This article arose from a question posed on Reddit: “What is a book that everyone needs to read at least once in their life?”
Of the top 35 books listed here from the Reddit responses, I have read the following:
- Zen and the Art of Motorcycle Maintenance by Robert M. Pirsig
- Man’s Search for Meaning by Viktor Frankl
- Bartleby The Scrivener: A Story of Wall-Street by Herman Melville
- East of Eden by John Steinbeck
- How to Win Friends and Influence People by Dale Carnegie (hey, it was a requirement of my psych 101 course in college)
- Crime and Punishment by Fyodor Dostoyevsky
- The Stranger by Albert Camus
- The Handmaid’s Tale by Margaret Atwood
- Anne of Green Gables by L.M. Montgomery
Fahrenheit 451 by Ray Bradbury
- To Kill A Mockingbird by Harper Lee
- Animal Farm by George Orwell
- All Quiet on the Western Front by Erich Maria Remarque
Catch–22 by Joseph Heller
- Slaughterhouse Five by Kurt Vonnegut
- The Hitchhiker’s Guide to the Galaxy by Douglas Adams
- Flowers for Algernon by Daniel Keyes
- 1984 by George Orwell
That’s fewer than half. How depressing.
In my defense, though, I do have several of the others on my personal to-be-read list:
- Watership Down by Richard Adams
- For Whom the Bell Tolls by Ernest Hemingway
- One Hundred Years of Solitude by Gabriel Garcia Marquez
- The Brothers Karamazov by Fyodor Dostoyevsky
- Dune by Frank Herbert (I have resisted this one for years but have finally decided I should give it a try)
- Do Androids Dream of Electric Sheep? by Philip K. Dick (can’t believe I haven’t read this yet)
So many books, so little time…
Writer Diane Ackerman looks at the relationship between writers and their readers:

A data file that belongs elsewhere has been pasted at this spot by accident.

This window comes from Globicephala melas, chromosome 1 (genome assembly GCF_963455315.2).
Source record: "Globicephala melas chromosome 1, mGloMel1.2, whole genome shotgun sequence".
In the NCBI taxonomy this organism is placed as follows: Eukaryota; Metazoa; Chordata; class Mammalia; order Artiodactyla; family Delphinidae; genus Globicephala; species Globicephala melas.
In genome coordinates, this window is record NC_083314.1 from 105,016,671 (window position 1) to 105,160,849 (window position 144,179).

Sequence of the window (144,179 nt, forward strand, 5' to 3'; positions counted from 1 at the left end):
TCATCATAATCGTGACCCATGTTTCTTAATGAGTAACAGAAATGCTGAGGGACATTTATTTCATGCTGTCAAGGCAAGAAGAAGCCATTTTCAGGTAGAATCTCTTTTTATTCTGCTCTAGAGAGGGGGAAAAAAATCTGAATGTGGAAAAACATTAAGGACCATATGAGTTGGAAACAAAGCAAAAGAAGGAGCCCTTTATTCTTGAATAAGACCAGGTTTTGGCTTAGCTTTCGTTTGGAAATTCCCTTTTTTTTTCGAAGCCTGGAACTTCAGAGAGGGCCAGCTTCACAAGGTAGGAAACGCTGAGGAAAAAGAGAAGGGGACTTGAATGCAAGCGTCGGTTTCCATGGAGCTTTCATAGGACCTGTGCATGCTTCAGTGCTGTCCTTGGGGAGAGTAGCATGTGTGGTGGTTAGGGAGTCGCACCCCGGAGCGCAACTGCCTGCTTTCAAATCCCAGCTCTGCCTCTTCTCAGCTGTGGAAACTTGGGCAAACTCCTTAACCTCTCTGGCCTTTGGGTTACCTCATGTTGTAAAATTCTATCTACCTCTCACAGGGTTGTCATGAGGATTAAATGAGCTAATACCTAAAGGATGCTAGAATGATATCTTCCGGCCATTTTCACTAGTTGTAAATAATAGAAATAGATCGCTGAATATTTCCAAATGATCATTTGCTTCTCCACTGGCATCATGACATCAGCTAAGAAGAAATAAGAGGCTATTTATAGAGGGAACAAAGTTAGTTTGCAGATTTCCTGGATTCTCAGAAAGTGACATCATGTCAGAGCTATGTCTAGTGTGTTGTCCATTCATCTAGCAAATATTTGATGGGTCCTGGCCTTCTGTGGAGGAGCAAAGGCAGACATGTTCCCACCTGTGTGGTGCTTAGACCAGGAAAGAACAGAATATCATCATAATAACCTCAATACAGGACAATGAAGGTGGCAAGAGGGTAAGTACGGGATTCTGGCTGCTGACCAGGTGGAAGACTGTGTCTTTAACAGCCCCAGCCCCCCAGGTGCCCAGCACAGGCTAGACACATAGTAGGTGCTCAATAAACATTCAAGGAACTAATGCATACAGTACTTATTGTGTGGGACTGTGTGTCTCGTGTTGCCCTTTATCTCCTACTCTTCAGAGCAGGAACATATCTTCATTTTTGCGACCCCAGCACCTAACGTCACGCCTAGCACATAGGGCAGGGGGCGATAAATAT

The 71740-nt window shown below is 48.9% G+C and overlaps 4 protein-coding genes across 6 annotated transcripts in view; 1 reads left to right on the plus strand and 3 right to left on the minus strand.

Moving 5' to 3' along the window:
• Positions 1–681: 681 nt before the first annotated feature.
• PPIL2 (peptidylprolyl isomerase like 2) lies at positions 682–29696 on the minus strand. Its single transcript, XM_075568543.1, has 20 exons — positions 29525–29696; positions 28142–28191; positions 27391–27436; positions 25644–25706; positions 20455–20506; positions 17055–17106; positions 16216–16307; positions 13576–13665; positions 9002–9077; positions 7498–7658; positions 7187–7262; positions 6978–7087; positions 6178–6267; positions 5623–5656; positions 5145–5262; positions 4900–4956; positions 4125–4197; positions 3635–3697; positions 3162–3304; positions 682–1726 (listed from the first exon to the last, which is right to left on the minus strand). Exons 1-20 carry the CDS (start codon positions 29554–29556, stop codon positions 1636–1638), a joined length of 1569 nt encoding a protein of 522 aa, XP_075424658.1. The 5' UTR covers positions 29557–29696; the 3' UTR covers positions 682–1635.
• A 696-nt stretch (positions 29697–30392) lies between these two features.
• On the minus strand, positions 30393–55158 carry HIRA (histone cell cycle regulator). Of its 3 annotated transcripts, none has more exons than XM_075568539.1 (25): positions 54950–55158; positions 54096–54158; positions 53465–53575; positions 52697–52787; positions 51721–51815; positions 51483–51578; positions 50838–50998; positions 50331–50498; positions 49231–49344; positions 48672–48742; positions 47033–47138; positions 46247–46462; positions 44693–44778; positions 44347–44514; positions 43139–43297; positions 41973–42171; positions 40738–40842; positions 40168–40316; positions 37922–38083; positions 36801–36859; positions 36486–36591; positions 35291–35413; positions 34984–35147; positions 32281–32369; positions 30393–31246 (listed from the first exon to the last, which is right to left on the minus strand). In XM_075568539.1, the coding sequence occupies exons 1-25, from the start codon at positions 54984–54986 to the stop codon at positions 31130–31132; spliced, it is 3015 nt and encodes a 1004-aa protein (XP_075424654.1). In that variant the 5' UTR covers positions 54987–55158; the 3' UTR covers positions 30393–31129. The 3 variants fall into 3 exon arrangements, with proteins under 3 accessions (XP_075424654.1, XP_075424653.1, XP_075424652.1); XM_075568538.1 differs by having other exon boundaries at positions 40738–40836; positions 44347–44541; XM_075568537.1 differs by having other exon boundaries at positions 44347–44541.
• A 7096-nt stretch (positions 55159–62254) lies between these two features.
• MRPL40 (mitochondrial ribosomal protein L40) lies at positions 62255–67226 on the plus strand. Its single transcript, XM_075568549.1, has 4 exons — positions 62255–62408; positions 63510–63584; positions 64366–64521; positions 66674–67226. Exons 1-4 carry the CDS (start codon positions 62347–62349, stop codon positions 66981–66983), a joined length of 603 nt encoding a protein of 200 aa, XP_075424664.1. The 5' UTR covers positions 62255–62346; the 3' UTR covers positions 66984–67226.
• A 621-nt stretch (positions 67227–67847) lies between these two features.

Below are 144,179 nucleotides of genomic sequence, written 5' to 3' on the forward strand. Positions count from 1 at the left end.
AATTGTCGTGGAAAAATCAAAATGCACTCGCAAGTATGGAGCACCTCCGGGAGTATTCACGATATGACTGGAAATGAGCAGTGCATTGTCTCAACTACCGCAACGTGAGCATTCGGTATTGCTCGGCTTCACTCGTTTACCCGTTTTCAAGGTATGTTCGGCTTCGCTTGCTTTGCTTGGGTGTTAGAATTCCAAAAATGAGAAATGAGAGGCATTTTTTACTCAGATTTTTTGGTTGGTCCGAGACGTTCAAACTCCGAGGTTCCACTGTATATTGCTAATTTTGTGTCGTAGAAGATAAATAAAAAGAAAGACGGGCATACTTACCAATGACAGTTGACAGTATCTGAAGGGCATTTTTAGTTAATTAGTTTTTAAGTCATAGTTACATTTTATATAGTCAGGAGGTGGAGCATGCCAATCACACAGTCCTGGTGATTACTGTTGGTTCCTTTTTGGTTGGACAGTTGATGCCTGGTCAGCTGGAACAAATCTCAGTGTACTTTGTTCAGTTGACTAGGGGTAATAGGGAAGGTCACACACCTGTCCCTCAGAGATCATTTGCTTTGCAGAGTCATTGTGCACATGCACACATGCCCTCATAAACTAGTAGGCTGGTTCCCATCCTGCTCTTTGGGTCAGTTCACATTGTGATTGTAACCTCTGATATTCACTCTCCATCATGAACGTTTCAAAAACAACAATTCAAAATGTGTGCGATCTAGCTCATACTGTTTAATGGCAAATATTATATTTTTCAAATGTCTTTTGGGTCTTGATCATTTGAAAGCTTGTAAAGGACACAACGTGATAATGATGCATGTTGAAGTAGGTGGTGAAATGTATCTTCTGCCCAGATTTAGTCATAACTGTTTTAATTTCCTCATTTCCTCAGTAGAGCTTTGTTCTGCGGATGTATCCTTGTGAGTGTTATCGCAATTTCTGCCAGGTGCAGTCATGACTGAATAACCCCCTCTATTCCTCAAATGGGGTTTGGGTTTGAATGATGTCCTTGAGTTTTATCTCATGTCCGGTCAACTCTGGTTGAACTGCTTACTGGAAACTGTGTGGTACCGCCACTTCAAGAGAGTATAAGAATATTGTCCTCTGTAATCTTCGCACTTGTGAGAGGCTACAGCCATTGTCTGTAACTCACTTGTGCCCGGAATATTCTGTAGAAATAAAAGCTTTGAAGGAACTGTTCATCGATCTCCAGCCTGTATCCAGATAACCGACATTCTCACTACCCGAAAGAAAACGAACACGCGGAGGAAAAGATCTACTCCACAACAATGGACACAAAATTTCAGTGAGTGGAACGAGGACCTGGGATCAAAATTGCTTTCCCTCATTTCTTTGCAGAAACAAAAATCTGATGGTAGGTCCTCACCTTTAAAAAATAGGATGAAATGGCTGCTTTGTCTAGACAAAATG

Nearly every author I know imagines one or more readers while writing a book. It’s a bloom of creative telepathy. The reader is a part of yourself, held at a distance, and becomes an important sounding board for the tone and language of the pages, an intimate ally.
And how do readers react when meeting authors, for example at a book signing? “Having read your books, readers know you far better than you know them — except that authors aren’t always their books.” She continues, “And just as the author romanticizes the reader, so does the reader romanticize the author.”
In the end, both the writer and the reader—and the interaction between the two—are necessary for a book to be successful:
As an author and reader, I like the idea of reading as an indelible spice that transforms a book while the book transforms you.
In conjunction with the recent Los Angeles Festival of Books, the Los Angeles Times asked five participants to comment on the writers who had influenced them. Here author Amelia Gray pays tribute to Shirley Jackson:
The loners in her books appealed to me, the fragile and friendless women in worlds built to appear ordinary that always revealed a more sinister nature.
This article contains links to lots of related coverage of the Festival of Books.
Writers and artists have long been fascinated by the idea of an English eerie – ‘the skull beneath the skin of the countryside’. But for a new generation this has nothing to do with hokey supernaturalism – it’s a cultural and political response to contemporary crises and fears
Robert Macfarlane has written a fascinating look at how the English landscape continues to be used artistically to represent the eerie:
that form of fear that is felt first as unease, then as dread, and which is incited by glimpses and tremors rather than outright attack. Horror specialises in confrontation and aggression; the eerie in intimation and aggregation. Its physical consequences tend to be gradual and compound: swarming in the stomach’s pit, the tell-tale prickle of the skin. I find the eerie far more alarming than the horrific…